HEALTH CANADA APPROVES ABILIFY® AS FIRST ATYPICAL ANTIPSYCHOTIC IN THE TREATMENT OF ADOLESCENTS WITH SCHIZOPHRENIA
One-third of people living with schizophrenia experience a psychotic episode by age 19
Health Canada has approved Abilify® (aripiprazole) for the treatment of schizophrenia in adolescents age 15 to 17, making it the first atypical antipsychotic to be specifically approved for this use in this patient population.
Schizophrenia is a serious, complex and life-altering mental illness where people experience psychosis or trouble sorting out what is real and not real. They may hear voices that aren't there or become paranoid. About one third of those living with the disease experience their first psychotic episode by age 191. Treatment is an important aspect of managing this disease and can help a young adult with schizophrenia recover to become functional and live a personally and socially satisfying life.
"Adolescence is a critical time in a person’s emotional, social and academic development,” explains Dr. Thomas Hastings, Lead Psychiatrist for the Halton Region Early Intervention in Psychosis Program. “When schizophrenia develops in adolescence the impact on these areas can be profound. We know that early, accurate, diagnosis and comprehensive and effective treatment gives people with schizophrenia the best chance for successful management of this condition. As such, today's news is very important for teens with schizophrenia, as well as their families."
In adolescents, schizophrenia can be hard to recognize and diagnose, especially in its early stages when symptoms are less pronounced. A complicating factor is that substance abuse is often present when psychotic symptoms appear and needs to be ruled out as the cause of these symptoms.
A greater proportion of males with schizophrenia are first affected in adolescence, with 39 per cent of males and 23 per cent of females having their first psychotic episode by age 192. Treatment of schizophrenia remains difficult -over 40 per cent of sufferers stop taking their medication within the first year3.
“Growing up was very difficult for me,” explained Louise, a 29-year-old Canadian who currently uses Abilify, and whose name has been changed to respect her privacy. “I was diagnosed with adolescent schizophrenia 14 years ago and my prognosis was bleak. I was told I would never work, finish school or have a normal life.”
Louise was hospitalized 13 times for her condition, her shortest hospital visit lasting three weeks and the longest six months. She was put on an anti-psychotic drug resulting in her being “stable enough to be home, but not a productive member of society.”
In 2008, she started treatment with Abilify through a special access program and began feeling better after only a few weeks. “Since my diagnosis, I had heard voices every minute, and then within two months the voices were gone. I’ve also lost 80 pounds since starting Abilify, and I don’t sleep 15 hours a day anymore.”
Louise’s condition over the past three years has improved to the point that she is now working in a shop, selling and working with customers. “I love it,” she said. “I’ve even gone back to school.” She did not want to be identified because many people who know her now don’t know about her disease and her past.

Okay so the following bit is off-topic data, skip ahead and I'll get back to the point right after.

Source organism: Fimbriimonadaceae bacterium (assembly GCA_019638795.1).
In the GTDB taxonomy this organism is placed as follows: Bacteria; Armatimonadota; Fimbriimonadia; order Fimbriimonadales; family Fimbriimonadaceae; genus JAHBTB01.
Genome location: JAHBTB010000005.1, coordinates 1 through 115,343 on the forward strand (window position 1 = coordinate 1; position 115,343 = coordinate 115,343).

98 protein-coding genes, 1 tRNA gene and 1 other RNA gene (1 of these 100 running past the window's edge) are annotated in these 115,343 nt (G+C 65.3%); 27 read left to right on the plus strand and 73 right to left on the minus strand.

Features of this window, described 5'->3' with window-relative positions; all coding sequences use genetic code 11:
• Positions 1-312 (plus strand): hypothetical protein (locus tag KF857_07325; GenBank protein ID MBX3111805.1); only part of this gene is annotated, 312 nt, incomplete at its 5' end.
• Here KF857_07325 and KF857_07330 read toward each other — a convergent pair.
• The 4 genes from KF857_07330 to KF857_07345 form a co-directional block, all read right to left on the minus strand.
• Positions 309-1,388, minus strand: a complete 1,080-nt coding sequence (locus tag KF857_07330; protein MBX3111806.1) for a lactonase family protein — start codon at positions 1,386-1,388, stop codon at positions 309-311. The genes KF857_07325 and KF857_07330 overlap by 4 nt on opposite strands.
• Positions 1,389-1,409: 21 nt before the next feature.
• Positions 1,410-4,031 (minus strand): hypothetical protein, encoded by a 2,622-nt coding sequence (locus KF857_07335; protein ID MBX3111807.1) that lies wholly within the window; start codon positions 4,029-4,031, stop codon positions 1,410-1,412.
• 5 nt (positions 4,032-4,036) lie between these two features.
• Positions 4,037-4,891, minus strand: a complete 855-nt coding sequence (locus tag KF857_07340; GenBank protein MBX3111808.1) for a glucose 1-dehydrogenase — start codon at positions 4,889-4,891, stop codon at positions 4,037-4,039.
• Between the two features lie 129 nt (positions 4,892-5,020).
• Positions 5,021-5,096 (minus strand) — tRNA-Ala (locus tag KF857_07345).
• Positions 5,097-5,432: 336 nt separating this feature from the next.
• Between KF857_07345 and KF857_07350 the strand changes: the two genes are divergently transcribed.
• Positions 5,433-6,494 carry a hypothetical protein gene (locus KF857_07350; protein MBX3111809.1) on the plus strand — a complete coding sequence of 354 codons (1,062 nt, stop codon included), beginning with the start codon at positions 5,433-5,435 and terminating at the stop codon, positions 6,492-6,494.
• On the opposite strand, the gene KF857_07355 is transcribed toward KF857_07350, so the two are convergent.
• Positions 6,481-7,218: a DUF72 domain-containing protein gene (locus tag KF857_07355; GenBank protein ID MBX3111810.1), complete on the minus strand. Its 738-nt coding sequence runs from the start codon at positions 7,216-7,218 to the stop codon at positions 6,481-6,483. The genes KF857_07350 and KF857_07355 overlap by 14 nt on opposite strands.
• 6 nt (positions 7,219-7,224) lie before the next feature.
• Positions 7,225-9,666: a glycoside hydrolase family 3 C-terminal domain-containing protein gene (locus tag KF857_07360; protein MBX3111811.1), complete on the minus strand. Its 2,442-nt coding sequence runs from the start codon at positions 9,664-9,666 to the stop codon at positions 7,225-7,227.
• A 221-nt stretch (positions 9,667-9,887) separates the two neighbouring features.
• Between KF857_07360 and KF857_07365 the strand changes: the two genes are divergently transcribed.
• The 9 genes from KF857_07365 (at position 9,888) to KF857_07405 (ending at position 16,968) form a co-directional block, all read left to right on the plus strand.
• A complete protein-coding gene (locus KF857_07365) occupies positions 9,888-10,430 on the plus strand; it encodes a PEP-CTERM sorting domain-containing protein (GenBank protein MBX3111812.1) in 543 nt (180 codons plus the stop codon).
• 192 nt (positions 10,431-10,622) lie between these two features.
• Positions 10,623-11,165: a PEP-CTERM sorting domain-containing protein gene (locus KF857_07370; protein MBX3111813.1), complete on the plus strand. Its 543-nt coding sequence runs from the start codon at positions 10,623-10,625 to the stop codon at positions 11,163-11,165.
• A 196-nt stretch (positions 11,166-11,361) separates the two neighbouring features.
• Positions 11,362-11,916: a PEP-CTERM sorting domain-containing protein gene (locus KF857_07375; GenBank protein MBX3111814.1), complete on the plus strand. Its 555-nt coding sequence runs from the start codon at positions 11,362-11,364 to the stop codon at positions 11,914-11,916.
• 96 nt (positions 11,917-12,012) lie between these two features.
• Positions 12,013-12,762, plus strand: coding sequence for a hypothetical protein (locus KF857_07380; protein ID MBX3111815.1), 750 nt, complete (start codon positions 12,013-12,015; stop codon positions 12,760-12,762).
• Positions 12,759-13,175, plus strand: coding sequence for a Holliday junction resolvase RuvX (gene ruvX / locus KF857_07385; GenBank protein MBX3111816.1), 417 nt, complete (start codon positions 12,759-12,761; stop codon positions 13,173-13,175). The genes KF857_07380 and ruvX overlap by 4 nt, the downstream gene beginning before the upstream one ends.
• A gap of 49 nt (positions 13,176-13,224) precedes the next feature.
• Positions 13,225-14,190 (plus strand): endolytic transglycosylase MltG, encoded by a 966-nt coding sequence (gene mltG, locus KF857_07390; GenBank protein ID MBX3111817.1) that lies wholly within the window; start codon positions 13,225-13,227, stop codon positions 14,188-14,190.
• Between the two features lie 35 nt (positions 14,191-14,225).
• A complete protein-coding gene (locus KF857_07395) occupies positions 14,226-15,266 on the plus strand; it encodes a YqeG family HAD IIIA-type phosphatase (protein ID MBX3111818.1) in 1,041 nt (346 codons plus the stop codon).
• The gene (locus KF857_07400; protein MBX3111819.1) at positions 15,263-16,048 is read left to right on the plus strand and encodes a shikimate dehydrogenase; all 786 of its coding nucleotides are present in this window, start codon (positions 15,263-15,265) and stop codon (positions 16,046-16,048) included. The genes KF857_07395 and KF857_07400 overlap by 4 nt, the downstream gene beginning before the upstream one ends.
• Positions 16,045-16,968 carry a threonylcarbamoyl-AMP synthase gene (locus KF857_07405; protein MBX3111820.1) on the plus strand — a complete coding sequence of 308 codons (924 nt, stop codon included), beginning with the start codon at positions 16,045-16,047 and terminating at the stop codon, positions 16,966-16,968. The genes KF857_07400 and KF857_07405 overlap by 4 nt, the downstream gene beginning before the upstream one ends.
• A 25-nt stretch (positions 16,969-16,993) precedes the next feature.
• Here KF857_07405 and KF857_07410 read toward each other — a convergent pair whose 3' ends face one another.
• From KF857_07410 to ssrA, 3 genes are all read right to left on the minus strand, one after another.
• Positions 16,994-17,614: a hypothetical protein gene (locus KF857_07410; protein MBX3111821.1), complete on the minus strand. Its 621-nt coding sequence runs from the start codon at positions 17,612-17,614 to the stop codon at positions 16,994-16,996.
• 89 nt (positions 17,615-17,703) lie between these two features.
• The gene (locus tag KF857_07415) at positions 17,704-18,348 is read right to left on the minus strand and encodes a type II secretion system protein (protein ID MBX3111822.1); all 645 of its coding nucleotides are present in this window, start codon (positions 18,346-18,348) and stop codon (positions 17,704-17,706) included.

Louise is happy to have normal life and wishes the same for others living with schizophrenia. “What I want is for teenagers with schizophrenia to feel like there is hope and that they are not doomed to live ill.”
“We are very pleased that Abilify has received Health Canada approval for adolescent use,” said Chris Summerville, CEO of the Schizophrenia Society of Canada. “It is important recognition of the impact of schizophrenia on young people and we hope it will lead to greater awareness, earlier diagnosis and earlier use of effective treatment.”
About Abilify in adolescents
Abilify is the first and only medication in Canada approved to treat schizophrenia in adolescents 15 to 17 years of age. The approval is based on the results of a 6-week, double-blind randomized, placebo-controlled trial published by Findling et al (Study 31-03-239)4. This trial showed statistically significant differences with Abilify 10-mg and 30-mg compared to placebo with improvements in the mean change from baseline to endpoint on the primary efficacy measure, the Positive and Negative Syndrome Scale (PANSS) total score, and on other measures. Abilify treatment was generally safe and well tolerated5. It offers effective control of the symptoms of schizophrenia associated with social functioning and has been shown to have a good safety and tolerability profile. Abilify improves symptoms such as hallucinations and delusions, and positively impacts functional ability, such as a lack of motivation or social withdrawal.
Abilify (aripiprazole) was the first third-generation antipsychotic medication approved in Canada. It is available by prescription only. It has been approved by Health Canada for the treatment of schizophrenia and related psychotic disorders in adults and for the treatment of schizophrenia in adolescents 15 to 17 years of age. It is also indicated for the treatment of manic or mixed episodes in bipolar I disorder in adults as acute monotherapy or co-therapy with lithium or divalproex sodium when there is an insufficient acute response to these agents alone. Abilifyas co-therapy with lithium or divalproex sodium has been shown to be more effective than placebo plus mood stabilizer in maintaining clinical improvement for up to one year in adult patients with manic or mixed episodes associated with bipolar I disorder.
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